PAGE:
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This is the archive for August 2009

Saturday, August 29, 2009

"Ora et labora" (pray and work) is St. Benedict's Rule. But few know this saint whereabouts at the time in which he founded his order. The homeland of this words is located halfway between Tusany and Romagna, in an area that is now a natrual park, and that I visited in the last day of my vacation.

The trip starts right below Forlì, a relatively big town near San Marino, which is connected to Florence through the Tosco-romagnola street. The first interesting place you meet there is Castrocaro (Pricey Castel), guarding the street. Engraved in a scenario of unpaired beauty, you finally reach San Benedetto, (St. Benedict), in the heart of the National Park of the Casentino's Forests. This is very likely the sight St. Benedict did see while writing the rule.

The Church where the order has been founded is incredibly small, but the original paleochristian nucleus is even smaller; there just the space for a small display containing the fingers of the saint. If you have three or four hours to spend in the area, a visit should be paid to the Acquacheta (silent water) falls. It's a place cited in Dante's Divine Commedy for it's beauty. We didn't have so much time, but this is the river silently flowing besides the church.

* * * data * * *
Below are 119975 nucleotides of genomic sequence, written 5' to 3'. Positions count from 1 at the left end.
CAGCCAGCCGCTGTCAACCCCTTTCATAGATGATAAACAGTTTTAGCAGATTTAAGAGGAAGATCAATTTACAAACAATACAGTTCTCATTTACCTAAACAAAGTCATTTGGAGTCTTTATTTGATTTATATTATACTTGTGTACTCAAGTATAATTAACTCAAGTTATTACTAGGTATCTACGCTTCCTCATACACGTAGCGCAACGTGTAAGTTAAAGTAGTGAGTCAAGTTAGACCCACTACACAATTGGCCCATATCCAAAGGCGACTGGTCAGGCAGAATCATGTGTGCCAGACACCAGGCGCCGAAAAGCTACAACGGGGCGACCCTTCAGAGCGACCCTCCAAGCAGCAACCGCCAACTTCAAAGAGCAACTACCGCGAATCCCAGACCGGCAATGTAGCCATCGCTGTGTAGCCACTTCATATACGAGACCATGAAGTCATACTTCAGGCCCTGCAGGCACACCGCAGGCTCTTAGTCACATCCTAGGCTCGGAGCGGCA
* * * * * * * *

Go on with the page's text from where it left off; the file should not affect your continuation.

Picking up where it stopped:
Finally, you descend down in the upper Chianti region. A stop to eat wild boar based cuisine is absolutely in order. No where in the world you can eat food like this, and nowhere in the world you can taste it while drinking the local Rùfina red wine, which taints the tongue and lasts longly in your mouth and in your throat after you drink it.

My dream vacation ended on a bench of Prato (Lawn) Railway Station, north of Florence, where you wait the trains cherished by warm winds, sighting the last rolling hills of the Appenino mountains.

Thursday, August 20, 2009

Again, a short account of my daily trip.

Today we took a trip down in the north part of a region called "Marche" (Marquis lands). Up to about 150 years ago, this area was under the temporal dominion of the Church, and this area was its north landmark, called "Montefeltro" (Cushion Mountains). This area is known to be one of the most beautiful landscapes in Italy, pointed with sharp mountains raising up to 1400 mt. and rolling hills fiercely farmed through the millennia. Bravely facing San Marino, the last, mighty Fortress of Saint Leo held safe the farthest lands of the Popes. The Forthres, built in the late part of the Renaissance, was so militarily effective that it played a major role enven in World War II. Yet, this place is famous to have been the jail of the Giuseppe Balsamo, Count of Cagliostro. The Church condemned him to be buried alive in this cell; the door of the cell was sealed before he was sent there and he was cast down in it through a trapdoor in the ceiling, through which he was also fed.